1. It ignores time value of money.
2. It does not consider the length of life of the projects.
3. It is not consistent with the firm's objective of maximizing the market value of
4. It ignores the fact that the profits earned can be reinvested. -
Discounted cash flow method
Time adjusted technique is an improvement over pay back method and ARR. An
investment is essentially out flow of funds aiming at fair percentage of return in future.
The presence of time as a factor in investment is fundamental for the purpose of
evaluating investment. Time is a crucial factor, because, the real value of money
fluctuates over a period of time. A rupee received today has more value than a rupee
received tomorrow. In evaluating investment projects it is important to consider the
timing of returns on investment. Discounted cash flow technique takes into account both
the interest factor and the return after the payback 'period.
Discounted cash flow technique involves the following steps:
Calculation of cash inflow and out flows over the entire life of the asset.
Discounting the cash flows by a discount factor
Aggregating the discounted cash inflows and comparing the total so obtained with
the discounted out flows.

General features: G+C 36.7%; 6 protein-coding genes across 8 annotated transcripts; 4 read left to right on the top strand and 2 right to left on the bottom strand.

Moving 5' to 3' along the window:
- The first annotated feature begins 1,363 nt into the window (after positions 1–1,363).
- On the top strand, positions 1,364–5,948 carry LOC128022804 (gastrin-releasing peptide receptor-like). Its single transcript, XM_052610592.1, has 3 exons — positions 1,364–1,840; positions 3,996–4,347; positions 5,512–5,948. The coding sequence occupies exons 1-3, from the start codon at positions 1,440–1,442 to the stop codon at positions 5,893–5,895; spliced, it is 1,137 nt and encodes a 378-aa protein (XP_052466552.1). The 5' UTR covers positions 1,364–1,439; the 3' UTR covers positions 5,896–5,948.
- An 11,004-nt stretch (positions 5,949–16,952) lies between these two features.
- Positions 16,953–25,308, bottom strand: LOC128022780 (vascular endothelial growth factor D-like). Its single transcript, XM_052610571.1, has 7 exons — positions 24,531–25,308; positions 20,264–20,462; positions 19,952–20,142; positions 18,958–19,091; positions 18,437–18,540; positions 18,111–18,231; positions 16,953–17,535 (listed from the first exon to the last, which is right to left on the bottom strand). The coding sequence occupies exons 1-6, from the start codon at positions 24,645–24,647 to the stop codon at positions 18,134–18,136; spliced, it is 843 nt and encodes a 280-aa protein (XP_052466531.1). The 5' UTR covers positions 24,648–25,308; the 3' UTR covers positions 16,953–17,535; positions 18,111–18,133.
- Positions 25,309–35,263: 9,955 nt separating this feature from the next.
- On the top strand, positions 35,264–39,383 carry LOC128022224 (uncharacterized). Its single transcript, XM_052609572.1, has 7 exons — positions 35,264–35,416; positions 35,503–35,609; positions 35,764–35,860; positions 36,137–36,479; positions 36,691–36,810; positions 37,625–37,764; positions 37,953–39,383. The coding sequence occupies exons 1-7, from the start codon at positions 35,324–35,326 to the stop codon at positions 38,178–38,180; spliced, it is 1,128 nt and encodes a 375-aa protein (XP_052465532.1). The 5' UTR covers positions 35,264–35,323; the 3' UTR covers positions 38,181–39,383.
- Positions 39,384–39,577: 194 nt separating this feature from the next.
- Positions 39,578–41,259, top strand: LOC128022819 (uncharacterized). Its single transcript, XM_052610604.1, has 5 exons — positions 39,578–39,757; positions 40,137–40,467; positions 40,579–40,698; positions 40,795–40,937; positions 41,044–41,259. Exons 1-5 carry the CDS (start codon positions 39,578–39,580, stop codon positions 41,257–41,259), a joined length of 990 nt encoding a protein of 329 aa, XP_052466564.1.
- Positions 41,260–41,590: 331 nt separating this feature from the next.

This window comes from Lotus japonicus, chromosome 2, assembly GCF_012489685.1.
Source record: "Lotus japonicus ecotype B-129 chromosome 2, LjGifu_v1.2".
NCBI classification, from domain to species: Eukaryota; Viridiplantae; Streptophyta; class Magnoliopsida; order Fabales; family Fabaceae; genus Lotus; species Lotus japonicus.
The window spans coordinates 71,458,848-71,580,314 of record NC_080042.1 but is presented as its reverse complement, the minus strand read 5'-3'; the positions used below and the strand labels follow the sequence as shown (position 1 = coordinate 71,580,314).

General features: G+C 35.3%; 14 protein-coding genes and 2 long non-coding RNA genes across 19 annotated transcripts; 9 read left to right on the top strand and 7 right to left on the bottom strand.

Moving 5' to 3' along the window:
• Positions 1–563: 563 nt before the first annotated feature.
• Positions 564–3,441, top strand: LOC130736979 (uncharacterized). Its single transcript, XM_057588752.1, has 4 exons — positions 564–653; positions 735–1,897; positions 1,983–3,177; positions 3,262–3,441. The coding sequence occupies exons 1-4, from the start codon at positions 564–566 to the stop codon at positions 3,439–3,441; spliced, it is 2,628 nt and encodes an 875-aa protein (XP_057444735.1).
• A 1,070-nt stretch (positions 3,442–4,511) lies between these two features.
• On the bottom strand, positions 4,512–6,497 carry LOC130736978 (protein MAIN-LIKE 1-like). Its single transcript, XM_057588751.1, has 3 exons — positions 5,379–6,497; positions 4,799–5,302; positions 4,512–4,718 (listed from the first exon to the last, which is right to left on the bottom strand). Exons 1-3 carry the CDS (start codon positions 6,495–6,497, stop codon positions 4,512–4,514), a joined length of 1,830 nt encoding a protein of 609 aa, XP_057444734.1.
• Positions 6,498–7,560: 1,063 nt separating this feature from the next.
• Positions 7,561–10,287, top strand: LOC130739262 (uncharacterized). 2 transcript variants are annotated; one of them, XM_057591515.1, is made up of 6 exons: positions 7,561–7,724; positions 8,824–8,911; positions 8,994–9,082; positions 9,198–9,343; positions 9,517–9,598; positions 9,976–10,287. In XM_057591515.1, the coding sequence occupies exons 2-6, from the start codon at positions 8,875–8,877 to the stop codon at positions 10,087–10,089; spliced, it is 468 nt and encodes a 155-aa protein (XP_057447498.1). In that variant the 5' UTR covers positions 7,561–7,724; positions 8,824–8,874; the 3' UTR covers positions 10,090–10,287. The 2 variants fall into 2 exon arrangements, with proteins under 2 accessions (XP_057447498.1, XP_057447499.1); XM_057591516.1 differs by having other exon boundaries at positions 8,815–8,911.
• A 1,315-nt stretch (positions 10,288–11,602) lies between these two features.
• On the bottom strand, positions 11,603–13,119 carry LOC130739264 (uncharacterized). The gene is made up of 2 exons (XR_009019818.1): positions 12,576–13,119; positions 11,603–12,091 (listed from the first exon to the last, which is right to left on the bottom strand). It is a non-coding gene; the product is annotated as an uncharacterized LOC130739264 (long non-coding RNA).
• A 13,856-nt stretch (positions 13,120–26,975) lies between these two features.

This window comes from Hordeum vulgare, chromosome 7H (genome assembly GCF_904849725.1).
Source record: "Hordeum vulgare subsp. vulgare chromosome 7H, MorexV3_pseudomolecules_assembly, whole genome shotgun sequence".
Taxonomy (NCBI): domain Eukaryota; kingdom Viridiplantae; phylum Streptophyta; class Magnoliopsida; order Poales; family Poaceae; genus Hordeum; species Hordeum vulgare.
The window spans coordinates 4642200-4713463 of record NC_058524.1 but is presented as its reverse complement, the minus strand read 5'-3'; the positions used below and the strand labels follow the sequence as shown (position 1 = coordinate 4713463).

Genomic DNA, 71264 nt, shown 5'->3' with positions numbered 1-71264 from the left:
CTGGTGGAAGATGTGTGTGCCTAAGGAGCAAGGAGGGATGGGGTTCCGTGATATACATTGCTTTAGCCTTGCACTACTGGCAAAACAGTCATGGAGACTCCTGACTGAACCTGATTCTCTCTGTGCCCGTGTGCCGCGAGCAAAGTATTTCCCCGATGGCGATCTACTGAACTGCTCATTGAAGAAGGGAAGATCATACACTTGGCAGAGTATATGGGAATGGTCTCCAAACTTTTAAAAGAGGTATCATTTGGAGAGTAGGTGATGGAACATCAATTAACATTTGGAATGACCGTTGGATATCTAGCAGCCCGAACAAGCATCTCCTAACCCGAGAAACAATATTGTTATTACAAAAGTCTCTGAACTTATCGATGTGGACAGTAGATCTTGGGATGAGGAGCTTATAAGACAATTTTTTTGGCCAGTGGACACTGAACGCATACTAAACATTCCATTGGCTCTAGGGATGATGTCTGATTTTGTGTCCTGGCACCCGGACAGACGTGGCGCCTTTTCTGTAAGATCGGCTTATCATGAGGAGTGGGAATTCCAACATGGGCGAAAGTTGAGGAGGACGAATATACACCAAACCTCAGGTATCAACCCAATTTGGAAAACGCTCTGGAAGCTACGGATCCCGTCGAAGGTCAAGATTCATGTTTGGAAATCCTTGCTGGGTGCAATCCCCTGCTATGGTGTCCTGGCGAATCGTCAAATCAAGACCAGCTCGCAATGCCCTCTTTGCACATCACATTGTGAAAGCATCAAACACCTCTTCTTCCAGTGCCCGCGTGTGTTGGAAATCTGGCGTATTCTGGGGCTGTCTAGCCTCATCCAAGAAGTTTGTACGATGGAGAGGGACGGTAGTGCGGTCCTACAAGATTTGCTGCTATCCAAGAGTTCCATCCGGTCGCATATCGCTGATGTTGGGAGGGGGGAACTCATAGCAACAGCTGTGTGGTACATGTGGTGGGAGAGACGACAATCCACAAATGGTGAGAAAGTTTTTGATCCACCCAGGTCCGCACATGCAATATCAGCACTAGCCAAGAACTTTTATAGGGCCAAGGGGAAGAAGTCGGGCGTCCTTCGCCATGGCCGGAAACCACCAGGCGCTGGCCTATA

Net present value method
It recognises the impact of time value of money. It is considered as the best method of
evaluating the capital investment proposal.
It is widely used in practice. The cash inflow to be received at different period of time
will be discounted at a particular discount rate. The present values of the cash inflow are
compared with the original investment. The difference between the two will be used for
accept or reject criteria. If the different yields (+) positive value , the proposal is selected
for invesment. If the difference shows (-) negative values, it will be rejected.
It recognizes the time value of money.
It considers the cash inflow of the entire project.
It estimates the present value of their cash inflows by using a discount rate equal to the
cost of capital.
It is consistent with the objective of maximizing the welfare of owners.
It is very difficult to find and understand the concept of cost of capital
It may not give reliable answers when dealing with alternative projects under the
conditions of unequal lives of project.
Internal Rate of Return
It is that rate at which the sum of discounted cash inflows equals the sum of discounted